He said the technicians began talking among themselves for a few minutes out of earshot before referring him to speak with a supervisor.

InsideEdition.com reached out to the New York Blood Center for comment. Officials there said what Estok said he was told: while the FDA had ordered the changes, it would take time for individual blood banks to implement the new policies. Computers had to be updated, protocols would have to be revised and staff would have to be retrained before they could begin practicing the new policy.

In a statement to InsideEdition.com, the New York Blood Center said, “New York Blood Center is pleased with this new guidance. We have been pushing the FDA to make these scientifically-based changes for decades, and we will continue to advocate for further changes to this policy as scientific data permits. This will allow us to grow our pool of potential donors at a critical time and will help ensure a robust blood supply for our communities in the weeks and months ahead. We're working to implement the changes as quickly as possible.”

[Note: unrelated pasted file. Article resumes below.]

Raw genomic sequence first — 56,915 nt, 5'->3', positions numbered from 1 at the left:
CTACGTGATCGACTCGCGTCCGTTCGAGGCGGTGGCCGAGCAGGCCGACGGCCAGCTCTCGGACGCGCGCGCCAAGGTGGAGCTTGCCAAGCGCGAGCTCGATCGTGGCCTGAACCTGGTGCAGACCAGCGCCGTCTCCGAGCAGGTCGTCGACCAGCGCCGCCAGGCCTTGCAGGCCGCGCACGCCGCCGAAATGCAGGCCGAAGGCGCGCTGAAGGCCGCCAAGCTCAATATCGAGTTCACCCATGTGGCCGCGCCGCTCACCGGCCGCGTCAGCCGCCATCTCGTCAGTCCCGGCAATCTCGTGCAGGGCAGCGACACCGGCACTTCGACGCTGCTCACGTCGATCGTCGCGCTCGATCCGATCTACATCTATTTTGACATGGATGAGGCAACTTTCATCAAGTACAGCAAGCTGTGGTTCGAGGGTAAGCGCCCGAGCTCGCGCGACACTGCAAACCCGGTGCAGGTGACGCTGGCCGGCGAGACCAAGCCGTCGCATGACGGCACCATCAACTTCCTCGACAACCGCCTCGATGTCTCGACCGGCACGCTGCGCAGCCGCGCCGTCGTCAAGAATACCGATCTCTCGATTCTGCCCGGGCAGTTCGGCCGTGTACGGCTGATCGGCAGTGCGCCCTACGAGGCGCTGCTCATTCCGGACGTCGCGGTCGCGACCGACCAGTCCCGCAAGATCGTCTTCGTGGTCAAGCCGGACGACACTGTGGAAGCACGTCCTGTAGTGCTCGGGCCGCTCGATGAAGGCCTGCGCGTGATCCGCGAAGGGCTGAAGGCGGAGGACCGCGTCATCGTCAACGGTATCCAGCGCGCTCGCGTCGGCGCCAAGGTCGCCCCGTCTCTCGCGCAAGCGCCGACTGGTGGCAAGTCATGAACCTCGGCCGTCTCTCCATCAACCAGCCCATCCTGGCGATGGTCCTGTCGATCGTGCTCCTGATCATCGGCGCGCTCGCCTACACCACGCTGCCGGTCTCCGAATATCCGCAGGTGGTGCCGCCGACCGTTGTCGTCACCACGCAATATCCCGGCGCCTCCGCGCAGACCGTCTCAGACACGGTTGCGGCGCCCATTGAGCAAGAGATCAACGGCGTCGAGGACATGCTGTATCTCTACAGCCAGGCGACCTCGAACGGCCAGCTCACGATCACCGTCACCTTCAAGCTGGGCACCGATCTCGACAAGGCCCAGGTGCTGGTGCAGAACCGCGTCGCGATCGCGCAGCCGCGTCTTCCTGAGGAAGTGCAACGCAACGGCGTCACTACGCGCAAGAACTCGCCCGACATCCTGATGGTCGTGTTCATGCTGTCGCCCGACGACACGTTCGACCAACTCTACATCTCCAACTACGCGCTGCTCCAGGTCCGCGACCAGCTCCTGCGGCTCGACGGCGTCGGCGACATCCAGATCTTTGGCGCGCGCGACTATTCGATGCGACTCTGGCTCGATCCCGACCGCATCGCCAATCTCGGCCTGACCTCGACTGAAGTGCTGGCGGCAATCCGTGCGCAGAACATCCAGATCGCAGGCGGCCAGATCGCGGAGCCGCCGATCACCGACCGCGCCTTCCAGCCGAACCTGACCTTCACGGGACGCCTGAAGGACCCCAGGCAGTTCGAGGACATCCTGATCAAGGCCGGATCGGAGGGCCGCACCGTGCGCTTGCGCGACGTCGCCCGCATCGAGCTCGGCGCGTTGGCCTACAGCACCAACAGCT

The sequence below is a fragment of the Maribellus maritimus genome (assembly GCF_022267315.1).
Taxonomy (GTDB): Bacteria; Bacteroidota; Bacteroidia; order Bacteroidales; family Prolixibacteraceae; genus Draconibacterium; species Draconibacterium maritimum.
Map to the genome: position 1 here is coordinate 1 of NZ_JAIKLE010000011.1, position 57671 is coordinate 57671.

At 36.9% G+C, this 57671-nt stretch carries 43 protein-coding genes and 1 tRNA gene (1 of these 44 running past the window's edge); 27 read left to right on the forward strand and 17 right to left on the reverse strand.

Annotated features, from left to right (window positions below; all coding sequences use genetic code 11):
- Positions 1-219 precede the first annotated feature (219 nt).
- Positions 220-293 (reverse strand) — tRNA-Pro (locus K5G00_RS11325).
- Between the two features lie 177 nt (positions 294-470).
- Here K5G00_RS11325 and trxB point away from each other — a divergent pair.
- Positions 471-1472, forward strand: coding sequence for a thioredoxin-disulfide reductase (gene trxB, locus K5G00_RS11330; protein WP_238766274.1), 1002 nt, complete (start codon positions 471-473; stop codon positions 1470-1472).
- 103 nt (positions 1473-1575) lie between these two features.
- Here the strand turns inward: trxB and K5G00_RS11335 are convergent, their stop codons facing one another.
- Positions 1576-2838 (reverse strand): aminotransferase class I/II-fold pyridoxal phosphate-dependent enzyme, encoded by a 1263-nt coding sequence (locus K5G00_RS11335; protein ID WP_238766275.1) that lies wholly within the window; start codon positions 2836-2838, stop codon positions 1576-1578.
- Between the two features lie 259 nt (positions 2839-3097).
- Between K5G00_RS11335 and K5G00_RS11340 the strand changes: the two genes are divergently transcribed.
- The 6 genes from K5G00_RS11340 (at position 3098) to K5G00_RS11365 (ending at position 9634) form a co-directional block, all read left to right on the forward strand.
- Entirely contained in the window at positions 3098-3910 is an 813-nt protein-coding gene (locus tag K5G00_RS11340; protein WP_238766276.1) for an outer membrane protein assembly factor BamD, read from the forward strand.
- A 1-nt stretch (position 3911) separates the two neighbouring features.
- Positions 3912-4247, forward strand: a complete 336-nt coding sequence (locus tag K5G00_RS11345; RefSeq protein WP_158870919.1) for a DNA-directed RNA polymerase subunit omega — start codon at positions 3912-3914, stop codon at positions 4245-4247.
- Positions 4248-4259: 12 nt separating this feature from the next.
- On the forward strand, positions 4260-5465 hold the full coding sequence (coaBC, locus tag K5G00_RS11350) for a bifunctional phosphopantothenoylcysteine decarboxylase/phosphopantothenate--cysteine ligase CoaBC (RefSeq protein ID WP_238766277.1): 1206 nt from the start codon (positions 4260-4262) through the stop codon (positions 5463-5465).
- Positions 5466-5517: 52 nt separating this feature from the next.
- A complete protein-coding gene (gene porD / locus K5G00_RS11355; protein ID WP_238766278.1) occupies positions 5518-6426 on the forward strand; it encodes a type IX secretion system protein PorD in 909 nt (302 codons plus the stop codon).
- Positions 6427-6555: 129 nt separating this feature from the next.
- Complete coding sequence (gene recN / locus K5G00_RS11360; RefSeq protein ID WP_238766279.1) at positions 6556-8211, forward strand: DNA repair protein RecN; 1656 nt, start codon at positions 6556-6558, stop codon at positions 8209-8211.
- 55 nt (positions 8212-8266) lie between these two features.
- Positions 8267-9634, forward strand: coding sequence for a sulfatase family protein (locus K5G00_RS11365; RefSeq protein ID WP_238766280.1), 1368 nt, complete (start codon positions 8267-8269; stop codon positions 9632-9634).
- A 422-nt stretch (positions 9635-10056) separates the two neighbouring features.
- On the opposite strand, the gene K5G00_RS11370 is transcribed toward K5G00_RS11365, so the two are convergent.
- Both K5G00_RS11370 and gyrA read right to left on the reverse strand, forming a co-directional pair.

But for Estok, that wasn’t enough.

“It doesn’t seem like an acceptable response to me. I made it through this last month of hell, more or less. It sucked coming back, but I'm so grateful to be back. And all I want to do is help,” Estok said. “But that wasn't an option for me. I ultimately left without being able to donate.”

Estok said he feels their decision didn’t consider that he is a healthy and prime donor, and instead was one based in stigma.

“I just want to be treated like anyone else who's heterosexual,” he said. “It's frustrating living in New York City, being an openly gay man, and feeling safe. Right? And not feeling like that guard that you have to put up in so many parts of your life and in so many parts of this world. You want to be able to put that guard down, and that's what I did. I hate to say that I regret it, but I do.”

New York Gov. Andrew Cuomo said Thursday there are more than 250,000 confirmed coronavirus cases and 15,000 deaths related to the virus in New York State, but a new study showed there could be as many as 2.6 million cases statewide, and 1.7 million in New York City alone.

While convalescent plasma donation for coronavirus treatment is still in its early stages, many doctors believe it will be an important tool to saving lives.